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  22. Leave USA, that should help you manage all the rage and envy you have. Or express it trough your blues dance.
    You are also having problems in giving and sharing “your” culture. Dealing with too many mental concepts blocks happiness and flow. Dancing is one of the most rewarding activities a human being can do, and I would instead fight for the right of people to dance whatever they want and the way they want, despite race, age and sex. It is not cultural appropriation, it is cultural appreciation.
    And we, “white people”, did nothing to you – our ancestors did to yours. You are being a despot as some of our ancestors, and you don’t even know it.
    You and your country are really in need of a deep change. More peace and love for you and your community.

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    1. Maria, your comments make me think you are not from the USA. As such, maybe you are unaware of what is unfolding here.

      Comments such as yours are considered highly racist. Does making racist comments make you a bad person, no. It means you are unaware.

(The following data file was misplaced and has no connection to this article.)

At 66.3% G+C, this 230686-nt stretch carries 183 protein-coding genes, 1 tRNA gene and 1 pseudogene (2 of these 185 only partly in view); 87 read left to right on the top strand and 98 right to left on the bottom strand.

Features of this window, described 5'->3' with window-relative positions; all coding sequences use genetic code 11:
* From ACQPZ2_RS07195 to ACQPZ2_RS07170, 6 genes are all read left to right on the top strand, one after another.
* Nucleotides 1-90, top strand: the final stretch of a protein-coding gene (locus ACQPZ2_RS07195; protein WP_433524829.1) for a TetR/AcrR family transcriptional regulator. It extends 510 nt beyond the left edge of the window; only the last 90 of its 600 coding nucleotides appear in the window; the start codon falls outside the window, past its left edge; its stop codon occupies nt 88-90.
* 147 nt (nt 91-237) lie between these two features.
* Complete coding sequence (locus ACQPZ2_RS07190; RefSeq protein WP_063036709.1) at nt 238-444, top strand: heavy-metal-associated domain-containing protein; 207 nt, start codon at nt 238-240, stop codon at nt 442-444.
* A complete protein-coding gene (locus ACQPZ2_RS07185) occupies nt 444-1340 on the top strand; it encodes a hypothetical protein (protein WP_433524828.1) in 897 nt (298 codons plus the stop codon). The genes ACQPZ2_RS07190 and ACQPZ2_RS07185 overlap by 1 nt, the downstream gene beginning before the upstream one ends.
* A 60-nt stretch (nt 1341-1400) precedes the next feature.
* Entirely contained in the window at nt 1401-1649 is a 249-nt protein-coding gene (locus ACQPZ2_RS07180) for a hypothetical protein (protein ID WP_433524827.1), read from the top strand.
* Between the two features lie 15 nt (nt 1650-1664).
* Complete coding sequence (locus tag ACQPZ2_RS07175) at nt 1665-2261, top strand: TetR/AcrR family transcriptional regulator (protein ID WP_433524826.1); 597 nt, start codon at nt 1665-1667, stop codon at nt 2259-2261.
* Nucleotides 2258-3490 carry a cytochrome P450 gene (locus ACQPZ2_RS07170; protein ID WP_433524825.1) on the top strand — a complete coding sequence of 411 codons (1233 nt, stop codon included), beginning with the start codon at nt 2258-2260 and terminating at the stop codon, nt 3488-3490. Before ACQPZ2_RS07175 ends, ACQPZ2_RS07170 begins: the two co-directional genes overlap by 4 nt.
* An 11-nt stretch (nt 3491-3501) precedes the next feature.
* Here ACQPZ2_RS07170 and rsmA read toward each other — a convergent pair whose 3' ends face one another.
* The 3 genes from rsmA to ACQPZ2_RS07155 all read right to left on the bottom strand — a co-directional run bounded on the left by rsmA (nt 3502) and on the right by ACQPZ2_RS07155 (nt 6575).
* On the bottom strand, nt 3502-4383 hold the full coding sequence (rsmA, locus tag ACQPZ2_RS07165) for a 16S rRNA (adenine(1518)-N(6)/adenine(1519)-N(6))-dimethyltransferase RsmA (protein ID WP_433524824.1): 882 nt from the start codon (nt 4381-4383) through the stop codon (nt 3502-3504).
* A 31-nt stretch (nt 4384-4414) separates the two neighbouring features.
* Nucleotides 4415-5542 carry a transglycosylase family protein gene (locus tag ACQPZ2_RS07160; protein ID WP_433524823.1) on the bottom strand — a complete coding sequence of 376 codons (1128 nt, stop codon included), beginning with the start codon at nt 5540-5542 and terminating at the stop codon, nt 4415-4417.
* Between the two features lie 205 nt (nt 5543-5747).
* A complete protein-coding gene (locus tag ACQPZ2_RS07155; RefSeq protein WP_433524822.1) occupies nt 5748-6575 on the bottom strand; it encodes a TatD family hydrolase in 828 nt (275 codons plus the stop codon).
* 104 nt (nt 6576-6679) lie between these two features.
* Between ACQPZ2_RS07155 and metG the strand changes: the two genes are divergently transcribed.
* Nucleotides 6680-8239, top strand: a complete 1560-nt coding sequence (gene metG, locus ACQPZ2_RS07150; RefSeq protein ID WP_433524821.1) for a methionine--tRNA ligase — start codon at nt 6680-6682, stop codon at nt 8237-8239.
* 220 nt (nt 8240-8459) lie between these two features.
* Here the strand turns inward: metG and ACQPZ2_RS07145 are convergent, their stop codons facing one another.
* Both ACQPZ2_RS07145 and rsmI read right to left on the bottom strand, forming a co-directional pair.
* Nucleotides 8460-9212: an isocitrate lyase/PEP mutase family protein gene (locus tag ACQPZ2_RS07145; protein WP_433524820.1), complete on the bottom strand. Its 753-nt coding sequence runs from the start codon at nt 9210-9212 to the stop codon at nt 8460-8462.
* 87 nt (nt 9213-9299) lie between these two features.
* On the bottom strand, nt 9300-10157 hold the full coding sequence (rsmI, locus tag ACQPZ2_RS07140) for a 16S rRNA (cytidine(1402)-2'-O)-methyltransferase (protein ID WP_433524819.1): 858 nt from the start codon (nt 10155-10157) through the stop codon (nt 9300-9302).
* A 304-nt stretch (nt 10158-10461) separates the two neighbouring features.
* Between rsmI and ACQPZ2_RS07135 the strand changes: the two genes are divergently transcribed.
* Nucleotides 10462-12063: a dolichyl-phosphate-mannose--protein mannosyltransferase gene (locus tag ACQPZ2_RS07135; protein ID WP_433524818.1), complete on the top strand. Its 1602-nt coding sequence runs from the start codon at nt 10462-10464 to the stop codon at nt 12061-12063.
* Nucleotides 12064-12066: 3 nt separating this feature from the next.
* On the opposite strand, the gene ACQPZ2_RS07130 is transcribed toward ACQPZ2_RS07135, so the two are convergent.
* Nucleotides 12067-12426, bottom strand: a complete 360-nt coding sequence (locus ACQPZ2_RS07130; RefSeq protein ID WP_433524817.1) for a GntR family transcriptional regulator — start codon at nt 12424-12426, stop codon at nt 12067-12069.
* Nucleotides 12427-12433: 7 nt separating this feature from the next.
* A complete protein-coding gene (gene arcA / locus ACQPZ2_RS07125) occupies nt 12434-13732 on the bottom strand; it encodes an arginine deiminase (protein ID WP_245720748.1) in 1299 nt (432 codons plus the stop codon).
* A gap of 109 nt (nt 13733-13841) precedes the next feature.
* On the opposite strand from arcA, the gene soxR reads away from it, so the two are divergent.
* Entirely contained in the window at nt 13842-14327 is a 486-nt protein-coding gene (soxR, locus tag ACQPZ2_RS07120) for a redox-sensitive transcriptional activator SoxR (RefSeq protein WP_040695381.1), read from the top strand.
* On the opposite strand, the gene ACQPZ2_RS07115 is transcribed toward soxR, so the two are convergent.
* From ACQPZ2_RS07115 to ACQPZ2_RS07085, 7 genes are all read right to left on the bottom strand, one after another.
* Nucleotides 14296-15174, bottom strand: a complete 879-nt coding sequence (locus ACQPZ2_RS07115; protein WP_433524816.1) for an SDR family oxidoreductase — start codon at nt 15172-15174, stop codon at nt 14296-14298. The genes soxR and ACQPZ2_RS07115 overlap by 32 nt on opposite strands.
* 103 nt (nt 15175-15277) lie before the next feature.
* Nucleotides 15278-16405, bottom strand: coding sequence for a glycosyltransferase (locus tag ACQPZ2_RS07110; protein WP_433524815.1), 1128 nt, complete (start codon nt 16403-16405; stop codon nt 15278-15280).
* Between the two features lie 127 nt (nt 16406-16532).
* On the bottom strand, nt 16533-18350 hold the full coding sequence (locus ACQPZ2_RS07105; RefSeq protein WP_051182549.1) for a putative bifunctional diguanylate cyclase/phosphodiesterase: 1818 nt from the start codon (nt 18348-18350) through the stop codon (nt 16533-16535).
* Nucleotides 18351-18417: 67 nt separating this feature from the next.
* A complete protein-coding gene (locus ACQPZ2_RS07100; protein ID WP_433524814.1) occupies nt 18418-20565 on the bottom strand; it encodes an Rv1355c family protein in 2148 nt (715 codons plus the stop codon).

I suggest you read up on modern US race dialogues should you wish to productively engage in such.

      Your unwise comments and lack of understanding do not add to the discussion here in any way.

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      1. I live in Europe, in my blues dance community afro-europeans are the most popular dancers and I am aware of the racist discussion there in USA, which I consider ineffective. As all the debates you have in USA, which are flooded by lack of logic, critic, perspective and reason.
        I suggest you read up on philosophy (not only european, but worldwide thinking), logic, and engage in some wise debates.
        Because my comment is only “considered highly racist” in your immature and quarrelsome society, not in the rest of the world. In my country I am, precisely, an anti-racist activist.

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      2. Maria,

        I do not believe people in the USA can move forward from what they fail to understand. We can’t skip the step of addressing our, continuing to this day, enslavement of Black people.

        History and acknowledgment of current failures of our justice system will take us far.